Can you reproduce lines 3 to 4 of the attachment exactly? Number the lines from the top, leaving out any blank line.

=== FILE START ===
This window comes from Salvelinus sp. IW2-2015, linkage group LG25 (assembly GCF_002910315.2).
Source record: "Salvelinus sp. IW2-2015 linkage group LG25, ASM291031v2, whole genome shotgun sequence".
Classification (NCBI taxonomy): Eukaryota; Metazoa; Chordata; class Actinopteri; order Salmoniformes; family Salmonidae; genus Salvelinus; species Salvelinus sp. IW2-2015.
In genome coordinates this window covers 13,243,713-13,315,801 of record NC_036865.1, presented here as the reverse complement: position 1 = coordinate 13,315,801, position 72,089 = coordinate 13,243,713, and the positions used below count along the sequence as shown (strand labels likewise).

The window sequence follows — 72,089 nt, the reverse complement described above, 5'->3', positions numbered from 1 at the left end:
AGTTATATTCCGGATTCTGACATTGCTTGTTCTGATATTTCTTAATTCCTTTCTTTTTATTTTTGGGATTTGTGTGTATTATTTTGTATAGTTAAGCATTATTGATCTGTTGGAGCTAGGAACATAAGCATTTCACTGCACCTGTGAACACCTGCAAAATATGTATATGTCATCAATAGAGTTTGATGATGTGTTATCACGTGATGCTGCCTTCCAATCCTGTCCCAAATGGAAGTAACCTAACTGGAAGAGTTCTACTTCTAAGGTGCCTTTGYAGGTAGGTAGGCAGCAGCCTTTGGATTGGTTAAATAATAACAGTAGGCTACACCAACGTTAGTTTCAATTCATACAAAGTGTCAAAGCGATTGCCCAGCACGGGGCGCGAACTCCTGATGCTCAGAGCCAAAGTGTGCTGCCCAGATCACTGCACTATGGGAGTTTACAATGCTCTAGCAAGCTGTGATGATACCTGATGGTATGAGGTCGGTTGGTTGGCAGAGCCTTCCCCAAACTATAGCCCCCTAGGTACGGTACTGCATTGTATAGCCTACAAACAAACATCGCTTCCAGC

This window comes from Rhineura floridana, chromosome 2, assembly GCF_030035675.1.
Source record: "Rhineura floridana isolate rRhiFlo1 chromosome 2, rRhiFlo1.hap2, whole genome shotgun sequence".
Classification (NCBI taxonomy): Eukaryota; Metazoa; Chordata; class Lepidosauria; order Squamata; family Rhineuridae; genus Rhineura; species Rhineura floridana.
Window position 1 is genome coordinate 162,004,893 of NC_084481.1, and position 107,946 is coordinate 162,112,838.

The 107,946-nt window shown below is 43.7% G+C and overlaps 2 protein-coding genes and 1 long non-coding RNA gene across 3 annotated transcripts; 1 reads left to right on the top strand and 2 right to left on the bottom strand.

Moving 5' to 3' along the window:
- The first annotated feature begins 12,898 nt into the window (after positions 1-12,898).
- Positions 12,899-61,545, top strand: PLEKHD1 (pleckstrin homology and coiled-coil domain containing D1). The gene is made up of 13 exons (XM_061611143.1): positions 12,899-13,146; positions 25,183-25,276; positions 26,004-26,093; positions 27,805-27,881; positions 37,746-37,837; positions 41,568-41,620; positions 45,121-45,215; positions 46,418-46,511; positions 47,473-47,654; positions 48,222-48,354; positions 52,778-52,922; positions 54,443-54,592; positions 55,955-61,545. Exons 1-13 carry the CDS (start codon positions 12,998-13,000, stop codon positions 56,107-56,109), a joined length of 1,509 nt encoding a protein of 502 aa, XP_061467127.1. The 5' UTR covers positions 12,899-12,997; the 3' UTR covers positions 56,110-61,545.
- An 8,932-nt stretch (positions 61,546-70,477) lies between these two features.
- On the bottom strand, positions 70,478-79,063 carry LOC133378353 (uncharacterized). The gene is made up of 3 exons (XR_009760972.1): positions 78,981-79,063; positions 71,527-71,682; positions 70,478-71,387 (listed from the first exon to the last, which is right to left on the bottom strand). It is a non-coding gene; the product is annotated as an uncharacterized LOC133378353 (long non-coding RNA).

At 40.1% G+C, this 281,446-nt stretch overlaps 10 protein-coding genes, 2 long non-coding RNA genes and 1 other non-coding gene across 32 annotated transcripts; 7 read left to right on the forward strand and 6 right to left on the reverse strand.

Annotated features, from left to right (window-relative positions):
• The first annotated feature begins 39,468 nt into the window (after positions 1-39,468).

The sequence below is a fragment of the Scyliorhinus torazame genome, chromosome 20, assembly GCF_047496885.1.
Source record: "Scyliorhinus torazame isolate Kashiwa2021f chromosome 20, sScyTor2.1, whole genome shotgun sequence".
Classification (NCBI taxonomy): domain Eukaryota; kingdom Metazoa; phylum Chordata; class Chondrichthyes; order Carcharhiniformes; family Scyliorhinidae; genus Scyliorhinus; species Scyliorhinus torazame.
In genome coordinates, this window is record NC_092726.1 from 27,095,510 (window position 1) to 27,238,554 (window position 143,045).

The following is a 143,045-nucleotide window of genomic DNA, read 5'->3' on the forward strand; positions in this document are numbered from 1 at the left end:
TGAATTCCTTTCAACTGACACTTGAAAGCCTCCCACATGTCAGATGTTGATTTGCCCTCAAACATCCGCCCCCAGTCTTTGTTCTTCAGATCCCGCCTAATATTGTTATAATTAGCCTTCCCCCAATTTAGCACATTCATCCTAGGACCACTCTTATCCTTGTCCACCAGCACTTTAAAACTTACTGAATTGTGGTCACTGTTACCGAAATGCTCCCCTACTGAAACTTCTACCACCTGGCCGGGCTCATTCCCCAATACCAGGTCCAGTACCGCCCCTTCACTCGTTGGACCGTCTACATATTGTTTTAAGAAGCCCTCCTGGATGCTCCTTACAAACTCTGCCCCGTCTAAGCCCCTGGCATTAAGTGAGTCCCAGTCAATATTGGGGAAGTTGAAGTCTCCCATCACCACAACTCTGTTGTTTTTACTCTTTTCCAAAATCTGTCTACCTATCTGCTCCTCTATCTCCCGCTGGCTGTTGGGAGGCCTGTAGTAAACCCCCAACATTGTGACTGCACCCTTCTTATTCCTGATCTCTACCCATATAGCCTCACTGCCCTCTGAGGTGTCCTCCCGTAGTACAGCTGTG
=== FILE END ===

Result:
Classification (NCBI taxonomy): Eukaryota; Metazoa; Chordata; class Actinopteri; order Salmoniformes; family Salmonidae; genus Salvelinus; species Salvelinus sp. IW2-2015.
In genome coordinates this window covers 13,243,713-13,315,801 of record NC_036865.1, presented here as the reverse complement: position 1 = coordinate 13,315,801, position 72,089 = coordinate 13,243,713, and the positions used below count along the sequence as shown (strand labels likewise).